Association of home and ambulatory blood pressure changes with changes in cardiovascular biomarkers during antihypertensive treatment

Yuichirou Yano, Satoshi Hoshide, motohiro shimizu, Kazuo Eguchi, Joji Ishikawa, Shizukiyo Ishikawa, Kazuyuki Shimada, Kazuomi Kario

研究成果: ジャーナルへの寄稿記事

16 引用 (Scopus)

抄録

Background Our aim was to assess whether home blood pressure (HBP) and ambulatory BP monitoring measurement (ABPM), in addition to office BP (OBP) predict changes of cardiovascular biomarkers during antihypertensive treatment. Methods Two hundred and fifty-two hypertensive patients (mean age, 68 years; men: 41%) underwent measurements of OBP, HBP, ABPM, and cardiovascular biomarkers (urinary albumin excretion (UAE) and brain natriuretic peptide (BNP)) before and after 6 months of treatment with candesartan (± thiazide-diuretics). Results During the intervention, the OBP, HBP, daytime and night-time BP, and UAE levels were all significantly reduced (all P< 0.01). BNP was reduced only in the patients using diuretics (P = 0.003). For predicting the treatment-induced change in UAE, each of home systolic BP (SBP) and night-time SBP changes, but not daytime SBP change, had independent and significant value beyond OBP measurement (both P< 0.05). In contrast, for predicting the treatment-induced change in BNP, night-time SBP changes, but not home or daytime SBP changes, had significant value beyond OBP measurement (both P< 0.05). Patients who achieved a reduction in all three SBP parameters (office, home, and night-time SBP; n = 122) showed a more significant reduction of UAE compared with those who did not (52.6 vs. 32.5%; P = 0.001), and patients who achieved a reduction in both office and night-time SBP (n = 134) showed a more significant reductions of BNP than those who did not (12.9 vs. 12.8%; P< 0.05). Conclusions HBP and ABPM measurements, particularly night-time SBP values provide additional information for predicting treatment-induced changes of cardiovascular biomarkers when used in conjunction with office SBP measurement during antihypertensive treatment.

元の言語英語
ページ(範囲)306-312
ページ数7
ジャーナルAmerican Journal of Hypertension
25
発行部数3
DOI
出版物ステータス出版済み - 3 1 2012

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Antihypertensive Agents
Biomarkers
Brain Natriuretic Peptide
Blood Pressure
Ambulatory Blood Pressure Monitoring
Albumins
Therapeutics
Sodium Chloride Symporter Inhibitors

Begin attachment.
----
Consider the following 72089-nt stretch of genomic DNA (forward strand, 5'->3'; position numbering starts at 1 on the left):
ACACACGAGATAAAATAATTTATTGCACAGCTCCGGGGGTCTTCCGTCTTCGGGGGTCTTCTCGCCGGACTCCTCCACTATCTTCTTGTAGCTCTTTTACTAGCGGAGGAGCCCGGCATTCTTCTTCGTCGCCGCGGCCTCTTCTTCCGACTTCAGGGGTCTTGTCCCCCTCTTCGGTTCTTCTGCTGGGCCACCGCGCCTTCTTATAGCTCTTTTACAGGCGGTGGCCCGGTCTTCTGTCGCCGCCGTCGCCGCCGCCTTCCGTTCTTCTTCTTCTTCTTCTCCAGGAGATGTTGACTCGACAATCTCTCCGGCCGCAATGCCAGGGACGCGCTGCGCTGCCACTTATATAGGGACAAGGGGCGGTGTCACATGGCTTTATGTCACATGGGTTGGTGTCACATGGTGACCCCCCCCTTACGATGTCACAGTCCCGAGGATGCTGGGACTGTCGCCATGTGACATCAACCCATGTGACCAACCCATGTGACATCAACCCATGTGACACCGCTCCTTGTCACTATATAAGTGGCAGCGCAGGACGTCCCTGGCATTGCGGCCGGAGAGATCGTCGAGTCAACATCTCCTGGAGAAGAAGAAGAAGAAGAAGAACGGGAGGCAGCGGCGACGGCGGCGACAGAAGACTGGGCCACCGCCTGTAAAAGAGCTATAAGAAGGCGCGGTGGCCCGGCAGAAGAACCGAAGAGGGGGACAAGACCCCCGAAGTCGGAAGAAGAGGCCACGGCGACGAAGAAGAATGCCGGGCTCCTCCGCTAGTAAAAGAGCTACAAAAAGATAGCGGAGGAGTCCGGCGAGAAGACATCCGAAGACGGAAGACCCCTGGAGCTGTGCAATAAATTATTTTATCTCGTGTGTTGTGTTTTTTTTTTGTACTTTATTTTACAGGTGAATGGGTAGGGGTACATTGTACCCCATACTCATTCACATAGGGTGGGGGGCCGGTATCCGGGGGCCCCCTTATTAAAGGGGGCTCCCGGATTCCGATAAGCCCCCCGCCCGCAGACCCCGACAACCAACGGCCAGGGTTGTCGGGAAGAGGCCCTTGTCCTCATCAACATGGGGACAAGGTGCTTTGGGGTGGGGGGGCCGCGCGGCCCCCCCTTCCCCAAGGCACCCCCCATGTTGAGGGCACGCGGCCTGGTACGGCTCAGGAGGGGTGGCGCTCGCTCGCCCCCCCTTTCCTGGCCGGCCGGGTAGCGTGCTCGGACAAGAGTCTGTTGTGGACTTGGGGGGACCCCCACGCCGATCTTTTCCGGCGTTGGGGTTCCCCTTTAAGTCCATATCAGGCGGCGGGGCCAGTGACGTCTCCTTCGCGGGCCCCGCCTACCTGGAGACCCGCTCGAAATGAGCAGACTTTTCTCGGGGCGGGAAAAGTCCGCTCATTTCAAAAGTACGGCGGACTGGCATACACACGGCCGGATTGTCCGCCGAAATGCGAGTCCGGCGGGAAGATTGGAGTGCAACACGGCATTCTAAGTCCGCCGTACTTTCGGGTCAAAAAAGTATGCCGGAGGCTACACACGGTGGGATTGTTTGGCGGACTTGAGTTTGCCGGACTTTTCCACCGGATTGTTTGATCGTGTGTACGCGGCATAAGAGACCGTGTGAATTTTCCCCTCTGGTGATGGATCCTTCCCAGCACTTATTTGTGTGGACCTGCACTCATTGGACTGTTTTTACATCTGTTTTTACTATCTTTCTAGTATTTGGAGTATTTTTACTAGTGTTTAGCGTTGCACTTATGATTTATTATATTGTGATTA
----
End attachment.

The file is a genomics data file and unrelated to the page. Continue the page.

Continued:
Diuretics

All Science Journal Classification (ASJC) codes

  • Internal Medicine

これを引用

Association of home and ambulatory blood pressure changes with changes in cardiovascular biomarkers during antihypertensive treatment. / Yano, Yuichirou; Hoshide, Satoshi; shimizu, motohiro; Eguchi, Kazuo; Ishikawa, Joji; Ishikawa, Shizukiyo; Shimada, Kazuyuki; Kario, Kazuomi.

:: American Journal of Hypertension, 巻 25, 番号 3, 01.03.2012, p. 306-312.

研究成果: ジャーナルへの寄稿記事

Yano, Y, Hoshide, S, shimizu, M, Eguchi, K, Ishikawa, J, Ishikawa, S, Shimada, K & Kario, K 2012, 'Association of home and ambulatory blood pressure changes with changes in cardiovascular biomarkers during antihypertensive treatment', American Journal of Hypertension, 巻. 25, 番号 3, pp. 306-312. https://doi.org/10.1038/ajh.2011.229
Yano, Yuichirou ; Hoshide, Satoshi ; shimizu, motohiro ; Eguchi, Kazuo ; Ishikawa, Joji ; Ishikawa, Shizukiyo ; Shimada, Kazuyuki ; Kario, Kazuomi. / Association of home and ambulatory blood pressure changes with changes in cardiovascular biomarkers during antihypertensive treatment. :: American Journal of Hypertension. 2012 ; 巻 25, 番号 3. pp. 306-312.
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abstract = "Background Our aim was to assess whether home blood pressure (HBP) and ambulatory BP monitoring measurement (ABPM), in addition to office BP (OBP) predict changes of cardiovascular biomarkers during antihypertensive treatment. Methods Two hundred and fifty-two hypertensive patients (mean age, 68 years; men: 41{\%}) underwent measurements of OBP, HBP, ABPM, and cardiovascular biomarkers (urinary albumin excretion (UAE) and brain natriuretic peptide (BNP)) before and after 6 months of treatment with candesartan (± thiazide-diuretics). Results During the intervention, the OBP, HBP, daytime and night-time BP, and UAE levels were all significantly reduced (all P< 0.01). BNP was reduced only in the patients using diuretics (P = 0.003). For predicting the treatment-induced change in UAE, each of home systolic BP (SBP) and night-time SBP changes, but not daytime SBP change, had independent and significant value beyond OBP measurement (both P< 0.05). In contrast, for predicting the treatment-induced change in BNP, night-time SBP changes, but not home or daytime SBP changes, had significant value beyond OBP measurement (both P< 0.05). Patients who achieved a reduction in all three SBP parameters (office, home, and night-time SBP; n = 122) showed a more significant reduction of UAE compared with those who did not (52.6 vs. 32.5{\%}; P = 0.001), and patients who achieved a reduction in both office and night-time SBP (n = 134) showed a more significant reductions of BNP than those who did not (12.9 vs. 12.8{\%}; P< 0.05). Conclusions HBP and ABPM measurements, particularly night-time SBP values provide additional information for predicting treatment-induced changes of cardiovascular biomarkers when used in conjunction with office SBP measurement during antihypertensive treatment.",